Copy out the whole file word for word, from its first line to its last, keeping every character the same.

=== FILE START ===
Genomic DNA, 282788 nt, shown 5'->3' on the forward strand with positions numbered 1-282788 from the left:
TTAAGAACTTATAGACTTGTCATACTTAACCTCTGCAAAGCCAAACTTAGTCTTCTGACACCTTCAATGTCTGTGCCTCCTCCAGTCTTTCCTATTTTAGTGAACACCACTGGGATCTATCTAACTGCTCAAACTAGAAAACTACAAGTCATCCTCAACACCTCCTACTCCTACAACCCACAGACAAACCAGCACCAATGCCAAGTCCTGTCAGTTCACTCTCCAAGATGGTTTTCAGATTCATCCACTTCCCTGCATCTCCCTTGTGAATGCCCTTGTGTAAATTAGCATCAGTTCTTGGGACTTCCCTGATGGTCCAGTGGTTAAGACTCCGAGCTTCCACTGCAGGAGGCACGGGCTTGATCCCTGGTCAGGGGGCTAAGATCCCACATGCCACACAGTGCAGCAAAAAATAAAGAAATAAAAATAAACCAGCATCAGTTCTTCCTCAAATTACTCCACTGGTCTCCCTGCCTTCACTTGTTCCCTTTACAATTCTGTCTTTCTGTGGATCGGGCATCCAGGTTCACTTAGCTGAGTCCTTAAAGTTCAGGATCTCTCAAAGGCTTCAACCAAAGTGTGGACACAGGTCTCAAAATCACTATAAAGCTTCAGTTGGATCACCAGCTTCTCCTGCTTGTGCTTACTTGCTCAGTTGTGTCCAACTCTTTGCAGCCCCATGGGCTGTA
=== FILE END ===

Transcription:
Genomic DNA, 282788 nt, shown 5'->3' on the forward strand with positions numbered 1-282788 from the left:
TTAAGAACTTATAGACTTGTCATACTTAACCTCTGCAAAGCCAAACTTAGTCTTCTGACACCTTCAATGTCTGTGCCTCCTCCAGTCTTTCCTATTTTAGTGAACACCACTGGGATCTATCTAACTGCTCAAACTAGAAAACTACAAGTCATCCTCAACACCTCCTACTCCTACAACCCACAGACAAACCAGCACCAATGCCAAGTCCTGTCAGTTCACTCTCCAAGATGGTTTTCAGATTCATCCACTTCCCTGCATCTCCCTTGTGAATGCCCTTGTGTAAATTAGCATCAGTTCTTGGGACTTCCCTGATGGTCCAGTGGTTAAGACTCCGAGCTTCCACTGCAGGAGGCACGGGCTTGATCCCTGGTCAGGGGGCTAAGATCCCACATGCCACACAGTGCAGCAAAAAATAAAGAAATAAAAATAAACCAGCATCAGTTCTTCCTCAAATTACTCCACTGGTCTCCCTGCCTTCACTTGTTCCCTTTACAATTCTGTCTTTCTGTGGATCGGGCATCCAGGTTCACTTAGCTGAGTCCTTAAAGTTCAGGATCTCTCAAAGGCTTCAACCAAAGTGTGGACACAGGTCTCAAAATCACTATAAAGCTTCAGTTGGATCACCAGCTTCTCCTGCTTGTGCTTACTTGCTCAGTTGTGTCCAACTCTTTGCAGCCCCATGGGCTGTA